The inauguration of the Ceylon Broadcasting Corporation on 5th January 1967
Vernon Corea had enormous respect for Sri Lanka’s top civil servant of the 1960s, Mr. Neville Jayaweera who was Director-General of Radio Ceylon and masterminded the station changing into a Corporation – it was subsequently known as the Ceylon Broadcasting Corporation, changing to the Sri Lanka Broadcasting Corporation when the country became a republic in 1972. Vernon Corea and Neville Jayaweera became close friends in the United Kingdom.
When Vernon Corea passed away in September 2002 Neville Jayaweera wrote about his valuable contribution to broadcasting in Sri Lanka. Here are excerpts of his tribute to Vernon Corea:
‘In many respects Vernon represented a dying culture. In the best sense of the term he was essentially a Public School boy, a typical product of Royal College of the pre-56 vintage. His sense of loyalty to his management and to his profession and his compassion and concern for those who worked under him were exemplary. I recall many instances when he would intercede on behalf some hapless subordinate who had fallen foul of the management without ever flinching from his loyalty to the latter. He typified the moral qualities of his schooling, viz. integrity, loyalty and professional excellence. There were certain things which he considered as simply “not done” and which he was incapable of doing. He was incapable of disloyalty to the traditions of his school, of disloyalty to his superiors or of disloyalty towards his subordinates and it was the special quality of his personality that he managed to balance these contradictory impulses with consummate ease and humour.
Vernon went on to distinguish himself at Radio Worldwide and within a few years was invited by the BBC to head their new, ” Ethnic Minorities Unit” where he worked till retirement with great distinction.
No tribute to Vernon Corea can be complete without a reference to his religious convictions. The eldest son of the Rev Ivan Corea and brother of Ernest Corea, who was one time Editor of the Daily news and later Ambassador to Washington, Vernon was a man of deep religious convictions. It will be correct to say that in addressing whatever task that confronted him Vernon’s first impulse was to turn to God. He seemed to look on every circumstance as, in some rationally unexplainable way, as God’s inexorable will for him. In a sense this was the source of his strength, the strength that enabled him to weather circumstances that would normally have crushed others. His faith in Jesus Christ was non-negotiable and indestructible.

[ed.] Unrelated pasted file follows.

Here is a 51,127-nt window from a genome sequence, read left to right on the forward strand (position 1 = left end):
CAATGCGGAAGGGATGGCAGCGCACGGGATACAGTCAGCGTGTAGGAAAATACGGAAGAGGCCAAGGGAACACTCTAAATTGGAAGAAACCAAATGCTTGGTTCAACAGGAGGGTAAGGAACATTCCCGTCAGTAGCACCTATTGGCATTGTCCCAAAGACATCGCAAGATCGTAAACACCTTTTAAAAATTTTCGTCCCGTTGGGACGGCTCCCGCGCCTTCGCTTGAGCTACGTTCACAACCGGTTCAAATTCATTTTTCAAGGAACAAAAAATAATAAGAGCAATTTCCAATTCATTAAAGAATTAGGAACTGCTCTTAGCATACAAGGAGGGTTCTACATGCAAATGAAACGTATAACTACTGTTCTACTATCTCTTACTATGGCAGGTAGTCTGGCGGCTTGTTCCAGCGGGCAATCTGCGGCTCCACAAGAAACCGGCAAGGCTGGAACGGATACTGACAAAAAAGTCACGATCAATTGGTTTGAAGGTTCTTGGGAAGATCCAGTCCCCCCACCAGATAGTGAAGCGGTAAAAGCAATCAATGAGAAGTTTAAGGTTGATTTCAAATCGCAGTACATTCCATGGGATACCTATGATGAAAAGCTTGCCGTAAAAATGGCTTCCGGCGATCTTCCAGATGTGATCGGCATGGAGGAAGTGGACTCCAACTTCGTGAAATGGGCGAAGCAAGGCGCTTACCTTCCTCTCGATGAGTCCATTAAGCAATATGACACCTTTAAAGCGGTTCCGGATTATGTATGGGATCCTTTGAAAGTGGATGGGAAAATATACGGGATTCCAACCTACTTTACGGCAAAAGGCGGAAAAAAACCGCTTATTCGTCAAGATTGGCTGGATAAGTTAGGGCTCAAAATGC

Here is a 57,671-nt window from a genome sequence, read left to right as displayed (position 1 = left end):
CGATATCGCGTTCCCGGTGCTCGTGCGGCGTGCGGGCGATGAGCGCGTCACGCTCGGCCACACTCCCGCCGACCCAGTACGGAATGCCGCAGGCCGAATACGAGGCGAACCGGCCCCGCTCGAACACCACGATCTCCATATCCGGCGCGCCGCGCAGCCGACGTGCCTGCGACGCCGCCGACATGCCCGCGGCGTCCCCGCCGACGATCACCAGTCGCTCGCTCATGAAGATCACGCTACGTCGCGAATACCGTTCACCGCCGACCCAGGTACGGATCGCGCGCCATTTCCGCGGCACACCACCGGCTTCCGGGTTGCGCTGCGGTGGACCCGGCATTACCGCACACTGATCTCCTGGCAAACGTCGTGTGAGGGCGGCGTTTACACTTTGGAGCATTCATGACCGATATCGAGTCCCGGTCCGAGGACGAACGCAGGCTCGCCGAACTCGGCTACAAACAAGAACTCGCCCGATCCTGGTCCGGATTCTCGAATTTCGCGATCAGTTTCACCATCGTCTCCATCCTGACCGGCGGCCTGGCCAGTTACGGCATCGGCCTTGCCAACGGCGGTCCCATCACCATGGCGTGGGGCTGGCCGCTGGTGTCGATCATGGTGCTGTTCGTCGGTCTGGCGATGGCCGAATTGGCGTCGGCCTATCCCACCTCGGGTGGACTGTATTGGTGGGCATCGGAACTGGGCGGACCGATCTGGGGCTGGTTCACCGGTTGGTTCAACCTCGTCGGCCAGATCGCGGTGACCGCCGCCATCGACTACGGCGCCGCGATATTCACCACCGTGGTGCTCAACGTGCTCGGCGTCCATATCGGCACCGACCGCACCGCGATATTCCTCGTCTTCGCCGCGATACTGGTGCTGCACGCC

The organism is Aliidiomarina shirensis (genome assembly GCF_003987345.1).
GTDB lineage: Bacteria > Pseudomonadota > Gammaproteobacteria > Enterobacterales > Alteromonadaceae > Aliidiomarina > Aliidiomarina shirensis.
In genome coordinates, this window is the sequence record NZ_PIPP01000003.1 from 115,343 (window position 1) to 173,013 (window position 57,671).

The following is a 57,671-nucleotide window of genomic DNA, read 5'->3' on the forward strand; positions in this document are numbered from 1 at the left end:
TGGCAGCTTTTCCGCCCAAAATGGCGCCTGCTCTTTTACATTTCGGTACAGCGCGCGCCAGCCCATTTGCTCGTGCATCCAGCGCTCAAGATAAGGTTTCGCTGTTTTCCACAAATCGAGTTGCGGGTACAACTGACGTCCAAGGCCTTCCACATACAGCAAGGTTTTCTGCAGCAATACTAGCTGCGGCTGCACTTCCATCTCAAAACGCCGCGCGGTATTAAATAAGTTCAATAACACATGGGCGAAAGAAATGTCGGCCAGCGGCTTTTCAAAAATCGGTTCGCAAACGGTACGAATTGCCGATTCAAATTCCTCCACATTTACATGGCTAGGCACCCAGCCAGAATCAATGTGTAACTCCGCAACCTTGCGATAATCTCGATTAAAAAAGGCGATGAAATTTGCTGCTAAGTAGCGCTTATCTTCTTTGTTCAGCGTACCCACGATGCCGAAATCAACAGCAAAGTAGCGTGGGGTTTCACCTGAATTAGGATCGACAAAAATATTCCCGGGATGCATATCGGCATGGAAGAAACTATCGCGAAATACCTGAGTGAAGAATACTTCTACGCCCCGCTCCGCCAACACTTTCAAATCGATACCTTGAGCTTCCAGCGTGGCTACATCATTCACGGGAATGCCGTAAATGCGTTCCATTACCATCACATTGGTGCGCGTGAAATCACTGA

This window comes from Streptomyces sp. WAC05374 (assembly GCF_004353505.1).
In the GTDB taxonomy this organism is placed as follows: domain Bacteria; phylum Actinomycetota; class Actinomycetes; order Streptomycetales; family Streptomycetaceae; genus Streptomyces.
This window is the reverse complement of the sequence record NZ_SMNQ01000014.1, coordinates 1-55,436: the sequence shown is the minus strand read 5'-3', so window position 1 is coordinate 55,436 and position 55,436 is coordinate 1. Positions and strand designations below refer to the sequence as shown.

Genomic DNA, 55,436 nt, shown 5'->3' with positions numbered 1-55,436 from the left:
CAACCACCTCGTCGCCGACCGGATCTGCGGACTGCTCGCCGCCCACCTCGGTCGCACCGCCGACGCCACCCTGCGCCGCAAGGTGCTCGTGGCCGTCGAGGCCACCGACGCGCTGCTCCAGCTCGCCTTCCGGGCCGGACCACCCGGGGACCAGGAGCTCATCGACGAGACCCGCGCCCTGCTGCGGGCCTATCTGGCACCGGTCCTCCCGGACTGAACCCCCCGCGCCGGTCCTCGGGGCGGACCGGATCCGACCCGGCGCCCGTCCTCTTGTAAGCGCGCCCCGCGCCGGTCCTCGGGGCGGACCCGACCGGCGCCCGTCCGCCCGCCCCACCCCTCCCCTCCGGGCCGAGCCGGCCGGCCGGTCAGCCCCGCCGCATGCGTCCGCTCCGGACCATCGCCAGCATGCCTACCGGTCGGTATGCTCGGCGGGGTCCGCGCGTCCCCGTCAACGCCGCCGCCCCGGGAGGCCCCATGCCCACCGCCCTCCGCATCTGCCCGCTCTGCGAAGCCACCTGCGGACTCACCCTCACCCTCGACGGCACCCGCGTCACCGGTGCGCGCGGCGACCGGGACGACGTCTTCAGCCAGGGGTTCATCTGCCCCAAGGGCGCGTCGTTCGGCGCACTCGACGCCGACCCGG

In a real sense Vernon’s passing is also a reminder that the curtain is falling rapidly on an era. That era has long since been moved to the sidelines and is now being completely dismantled. Vernon was one of its few surviving representatives.’
Information on Neville Jayaweera from Wikipedia:
Neville Jayaweera addresses a meeting in the boardroom of Radio Ceylon
||The Government of Sri Lanka
||spearheading the change over of Radio Ceylon to a public corporation
||Chairman and Director-General of Radio Ceylon/Ceylon Broadcasting Corporation
Chairman and Director-General of Radio Ceylon
Neville Jayaweera is a distinguished civil servant of Sri Lanka. He was handpicked by the Prime Minister of Ceylon, Dudley Senanayake and the Cabinet Minister of Broadcasting, Ranasinghe Premadasa to be both Chairman and Director-General of Radio Ceylon and subsequently the Ceylon Broadcasting Corporation (CBC) in 1967.
Ceylon Broadcasting Corporation
Under his leadership the brand name of the Ceylon Broadcasting Corporation was strengthened. The name of the CBC underwent yet another name change in 1972 when Ceylon became the republic of Sri Lanka. The CBC is now known as the Sri Lanka Broadcasting Corporation.
The SLBC is the oldest radio station in South Asia and enjoyed the title ‘King of the Airwaves’ in South Asia from the 1950s-1970s.
Shrī Lankā Guvan Viduli Sansthāva, Tamil: இலங்கை ஒலிபரப்புக் கூட்டுத்தாபனம், Ilangkai Oliparappuk Kūṭṭuttāpaṉam) came into existence on January 5, 1967 when Radio Ceylon became a public corporation. Dudley Senanayake who was the Prime Minister of Ceylon in 1967 ceremonially opened the newly established Ceylon Broadcasting Corporation along with Minister Ranasinghe Premadasa and the Director-General of the CBC, Neville Jayaweera.The first board of Directors of CBC consisted of Mr. Neville Jayaweera (CCS), Mr.A.L.M.Hashim , Mr.Dharmasiri Kuruppu , Mr. K.A.G. Perera , and Mr. Devar Surya Sena . After the first board meeting it was decided unanimously to appoint the chairman , Mr.Jayaweera , to the post of Director General.